I'm currently studying some organic chemistry at highschool level. I understand that when naming an organic compound, the names for substituents should be done in alphabetical order. For instance 3-bromo-3,4-dimethylhexane (B in bromo before M in methyl), or 3-chloro-3-ethyl-4-methylhexane (C in chloro before E in ethyl before M in methyl).

However, it doesn't seem to be the same for functional group suffixes. For instance, for one compound I wrote but-1-amin-3-ene, while the correct answer was apparently but-3-en-1-amine. What's more, these are referred to as suffixes, while what I thought was prop-3-amin-1-ol was in fact 3-aminopropan-1-ol.

So is there some kind of pattern or rule as to the order of writing functional group "suffixes" in organic compounds? At first I thought perhaps it follows the priority the groups have over each other in numbering the parent chain carbons (i.e. alcohol > amine > alkene, etc), but this doesn't seem to be it either. It's possible that it'll be explained further on in the course, but I want to make sure I haven't missed anything.


1 Answer 1


Generating the systematic names of organic compounds follows the rules for IUPAC nomenclature.

In this system, a name has several parts:

  1. Prefix (meth-, eth-, prop-, but-, pent-, etc.) - which indicates the number of carbon atoms in the parent chain.
  2. Infix (-an-, -en-, -yn-) - which indicates the presence or absence of carbon-carbon multiple bonds in the parent chain.
  3. Suffix (-e, -ol, -amine, -oic acid, -al, etc.) - which indicates the highest priority functional group in the parent chain.
  4. Substituents (bromo-, methyl-, hydroxy-) - indicate the presence of other things on the parent chain.
  5. Locants (the numbers) - indicate where all of these things happen.

You are confusing the roles of infixes and suffixes.


The base infix is -an- indicating no carbon-carbon multiple bonds. The presence of alkenes or alkynes in the parent chain changes the infix to -en- or -yn-, respectively. No other functional group can change the infix, as there are no carbon-carbon bonds of higher order than 3 or lower order than 1. It is also possible to have a complex -enyn- infix if you have both, but let us not worry about that now. In your example compounds:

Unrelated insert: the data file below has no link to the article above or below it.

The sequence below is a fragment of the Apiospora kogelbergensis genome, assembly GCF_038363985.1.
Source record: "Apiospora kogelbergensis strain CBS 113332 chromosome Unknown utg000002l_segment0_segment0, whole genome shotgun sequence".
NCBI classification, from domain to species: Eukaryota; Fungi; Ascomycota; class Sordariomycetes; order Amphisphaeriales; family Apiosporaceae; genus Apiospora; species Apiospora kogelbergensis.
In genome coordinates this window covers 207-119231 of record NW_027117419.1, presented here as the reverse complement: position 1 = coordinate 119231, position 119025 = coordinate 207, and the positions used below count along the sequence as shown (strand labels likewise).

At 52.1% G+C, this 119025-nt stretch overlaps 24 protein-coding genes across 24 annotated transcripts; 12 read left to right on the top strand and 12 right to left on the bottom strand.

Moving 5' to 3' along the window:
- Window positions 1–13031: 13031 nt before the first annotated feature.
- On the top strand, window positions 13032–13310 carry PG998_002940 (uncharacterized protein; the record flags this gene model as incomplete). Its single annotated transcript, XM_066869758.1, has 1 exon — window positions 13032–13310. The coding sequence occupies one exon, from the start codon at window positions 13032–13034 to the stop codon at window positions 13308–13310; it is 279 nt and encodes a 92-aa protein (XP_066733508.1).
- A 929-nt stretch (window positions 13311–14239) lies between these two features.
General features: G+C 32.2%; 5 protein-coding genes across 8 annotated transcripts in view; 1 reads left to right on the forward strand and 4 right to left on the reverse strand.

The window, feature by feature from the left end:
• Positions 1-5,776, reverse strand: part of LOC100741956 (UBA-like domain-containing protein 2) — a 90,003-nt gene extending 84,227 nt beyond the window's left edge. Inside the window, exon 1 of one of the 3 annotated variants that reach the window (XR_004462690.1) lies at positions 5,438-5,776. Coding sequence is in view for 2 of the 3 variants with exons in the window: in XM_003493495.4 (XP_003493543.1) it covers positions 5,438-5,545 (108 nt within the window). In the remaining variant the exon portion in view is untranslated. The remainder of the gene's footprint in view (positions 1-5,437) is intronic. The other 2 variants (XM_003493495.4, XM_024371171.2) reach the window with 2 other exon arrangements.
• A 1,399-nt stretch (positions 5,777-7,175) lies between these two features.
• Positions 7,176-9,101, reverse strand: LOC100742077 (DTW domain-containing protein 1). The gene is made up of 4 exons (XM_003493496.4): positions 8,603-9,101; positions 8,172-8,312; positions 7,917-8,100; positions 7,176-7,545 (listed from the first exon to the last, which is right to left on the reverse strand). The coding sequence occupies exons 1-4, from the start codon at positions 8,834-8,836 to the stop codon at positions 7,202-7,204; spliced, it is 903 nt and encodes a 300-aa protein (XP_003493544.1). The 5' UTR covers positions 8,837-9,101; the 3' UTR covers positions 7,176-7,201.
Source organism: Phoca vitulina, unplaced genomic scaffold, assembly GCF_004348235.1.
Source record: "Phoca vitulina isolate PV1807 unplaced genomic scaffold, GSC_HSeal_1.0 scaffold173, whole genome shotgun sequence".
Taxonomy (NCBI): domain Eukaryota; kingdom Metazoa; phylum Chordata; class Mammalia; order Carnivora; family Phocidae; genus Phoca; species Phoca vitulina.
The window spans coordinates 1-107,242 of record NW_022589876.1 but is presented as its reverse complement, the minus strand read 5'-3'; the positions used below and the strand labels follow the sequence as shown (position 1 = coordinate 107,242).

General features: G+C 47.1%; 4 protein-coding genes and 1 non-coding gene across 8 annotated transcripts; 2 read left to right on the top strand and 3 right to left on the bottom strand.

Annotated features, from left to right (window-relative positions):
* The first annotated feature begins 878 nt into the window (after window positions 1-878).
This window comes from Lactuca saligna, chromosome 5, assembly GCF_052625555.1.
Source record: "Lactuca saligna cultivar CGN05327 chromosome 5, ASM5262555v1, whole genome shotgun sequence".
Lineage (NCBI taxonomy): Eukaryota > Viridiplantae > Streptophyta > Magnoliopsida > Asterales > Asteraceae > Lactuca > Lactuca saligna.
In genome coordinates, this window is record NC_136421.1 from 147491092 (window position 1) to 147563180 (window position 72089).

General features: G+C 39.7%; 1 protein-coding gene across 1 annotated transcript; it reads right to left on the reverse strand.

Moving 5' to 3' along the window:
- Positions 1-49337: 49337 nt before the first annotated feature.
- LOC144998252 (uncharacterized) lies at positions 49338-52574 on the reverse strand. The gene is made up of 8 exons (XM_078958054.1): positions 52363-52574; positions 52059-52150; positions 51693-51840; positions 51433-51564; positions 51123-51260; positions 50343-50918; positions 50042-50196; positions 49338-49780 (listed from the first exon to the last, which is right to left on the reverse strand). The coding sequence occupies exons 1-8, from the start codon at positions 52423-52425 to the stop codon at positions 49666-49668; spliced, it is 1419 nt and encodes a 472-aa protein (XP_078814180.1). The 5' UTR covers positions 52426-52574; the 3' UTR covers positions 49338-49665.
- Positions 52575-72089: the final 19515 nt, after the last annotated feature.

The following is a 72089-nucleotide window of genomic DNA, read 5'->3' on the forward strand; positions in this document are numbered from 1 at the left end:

• 3-bromo-3,4-dimethylhexane - the infix is -an- because there are no carbon-carbon double or triple bonds.
  • but-3-en-1-amine - the infix is -en- because there is a carbon-carbon double bond.
  • 3-aminopropan-1-ol - the infix is -an- again because there are no carbon-carbon multiple bonds. The amine and alcohol functional groups do not consist of carbon-carbon multiple bonds so they cannot change the infix.


The base suffix is -e, signifying a hydrocarbon with some substituents. Many functional groups change the suffix of a molecule's name, but the name can have only one suffix. If two or more suffix-changing functional groups are found on the parent chain, then the one with the highest priority is chosen to be the suffix and all others become substituents. The common functional groups by decreasing priority are:

functional group     suffix         substituent name
carboxylate anion    -oate         
carboxylic acid      -oic acid      carboxy
ester                alkyl -oate    alkoxycarbonyl or alkylcarboxy
acid halide          -oyl halide    halocarbonyl
amide                -amide         amido
nitrile              -enitrile      cyano
aldehyde             -al            oxo
ketone               -one           oxo
alcohol              -ol            hydroxy
thiol                -ethiol        mercapto
amine                -amine         amino
hydrocarbon          -e             varies by group

The name 3-aminopropan-1-ol is correct. Both the alcohol and the amine cannot change the suffix. Only the higher priority group (alcohol) changes the suffix. The other (amine) becomes a substituent. As mentioned before, neither group changes the infix.


In addition to the substituents listed above, several functional groups are always substituents (which are listed alphabetically in front of the parent name):

functional group     substituent name
alkyl                alkyl
alkyl halides        halo
ethers               alkoxy
nitro                nitro
sulfides             alkylthio

There are some other common substituents that deal with exception cases, like phenyl, aryl, vinyl, methylene, formyl, allyl, and acetyl.

  • $\begingroup$ Thanks a lot, exactly what I needed. My school's resources listed double-bonds as a functional group with the suffix -ene, and only briefly touched on the concept of infixes (although it didn't even use that term). Neither did it specify at all that functional groups get treated as substituents when there are more than one type. Once again thanks a lot, this has made it much clearer to me! $\endgroup$
    – puggsoy
    Nov 8, 2013 at 20:42
  • $\begingroup$ @Ben Wouldn't be better to also include that if more than one functional group of same type is present then base suffix e should be retained as in ethane-1,2-diol? $\endgroup$
    – JM97
    Aug 6, 2016 at 15:12

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